Born in 1651, Sor Juana was a self-educated nun and intellectual renowned for her poetry, writing and political activism, who criticized the misogyny of colonial Mexico.

Beginning her studies at a young age, Sor Juana was fluent in Latin and also wrote in Nahuatl, and became known for her philosophy in her teens. Sor Juana educated herself in her own library, which was mostly inherited from her grandfather. After joining a nunnery in 1667, Sor Juana began writing poetry and prose dealing with such topics as love, feminism, and religion.

Mexico was up against 24 other countries in the nomination process.

In second place was Kate Cranston who appears on the Bank of Scotland’s 20 pound note. The businesswoman appears on the obverse and she is recognized for being the owner of the famous tea rooms inaugurated in 1903 and that today are a tourist attraction.

In third place there was a triple tie between the 20 pound note of the Ulster Bank of Northern Ireland whose design features flora and buskers. The one from the Bahamas of 5 dollars with the image of the junkanoo dancer, and the one of 50 dollars from Fiji.

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Protesters In Mexico Take To Streets To Demand Justice For Dog Brutally Killed By Man With An Axe

Things That Matter

Protesters In Mexico Take To Streets To Demand Justice For Dog Brutally Killed By Man With An Axe

Residents of one Mexican city have taken to the streets to demand justice for a local stray dog who was brutally killed in an axe attack last month. Video of the incident was uploaded to social media and quickly went viral, leading to large protests in the Sinaloan city of Los Mochis.

Hundreds marched in Los Mochis to seek justice for a dog killed by man with an axe.

Hundreds took to the streets in Los Mochis, Sinaloa to demand justice for Rodolfo, a mixed breed dog killed with an axe on March 21. They showed banners that read “Justice for Rodolfo & for all who have no voice,” “We won’t stop until we have justice,” and “Justice for Rodolfo,” among others.

Despite the COVID-19 regulations, the participants in this new march, children, women and men, calmly marched through the center of the city of Los Mochis to make it clear that they are against animal cruelty and demanded justice for Rodolfo, who was a local stray dog. The demonstration gained traction after a video of the attack on Rodolfo, also known by Heart, Pirate and Shorty, was uploaded onto social media.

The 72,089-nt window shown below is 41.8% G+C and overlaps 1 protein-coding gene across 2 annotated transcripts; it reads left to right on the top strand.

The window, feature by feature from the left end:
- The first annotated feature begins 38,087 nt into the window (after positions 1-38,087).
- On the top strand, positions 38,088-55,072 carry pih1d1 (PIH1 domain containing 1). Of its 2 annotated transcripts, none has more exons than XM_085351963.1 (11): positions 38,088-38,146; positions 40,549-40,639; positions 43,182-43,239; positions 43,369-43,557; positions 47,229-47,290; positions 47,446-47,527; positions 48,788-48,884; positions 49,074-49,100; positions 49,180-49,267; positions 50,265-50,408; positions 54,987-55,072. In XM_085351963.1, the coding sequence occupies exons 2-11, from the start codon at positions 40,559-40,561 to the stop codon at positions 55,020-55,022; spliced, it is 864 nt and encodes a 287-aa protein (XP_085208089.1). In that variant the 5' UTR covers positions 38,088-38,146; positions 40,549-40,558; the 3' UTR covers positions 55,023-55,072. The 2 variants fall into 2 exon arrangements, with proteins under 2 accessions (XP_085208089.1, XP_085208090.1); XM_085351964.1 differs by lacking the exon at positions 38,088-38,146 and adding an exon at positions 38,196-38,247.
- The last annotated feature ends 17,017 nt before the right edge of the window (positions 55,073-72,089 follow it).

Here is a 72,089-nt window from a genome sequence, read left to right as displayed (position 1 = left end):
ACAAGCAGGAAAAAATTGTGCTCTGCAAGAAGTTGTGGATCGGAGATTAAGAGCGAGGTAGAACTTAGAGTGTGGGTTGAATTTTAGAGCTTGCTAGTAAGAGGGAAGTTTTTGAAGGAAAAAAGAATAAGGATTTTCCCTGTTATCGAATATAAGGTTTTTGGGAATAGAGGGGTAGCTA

The predominantly young crowd marched to the state prosecutor’s office where environmental activist Arturo Islas Allende delivered a criminal complaint. Many brought their pets to the march and carried placards demanding the killer be sentenced to prison. One placard read: “Justice for Rodolfo and for all those that don’t have a voice.”

The suspected attacker, José “M,” a student at a Sinaloa university, has already delivered a preparatory statement to officials. Islas Allende questioned the morality of the killer. “We don’t want a psychopath like him as our neighbor,” he said.

The suspect’s girlfriend claimed that he killed the dog to protect her.

The girlfriend of the alleged attacker took to social media in his defense, saying the dog had attacked her days earlier and injured her face and hands.

On her Facebook account she claimed that medical treatments for her injuries had cost 8,000 pesos (US $400) and uploaded photographs of the injuries caused by the dog’s bites.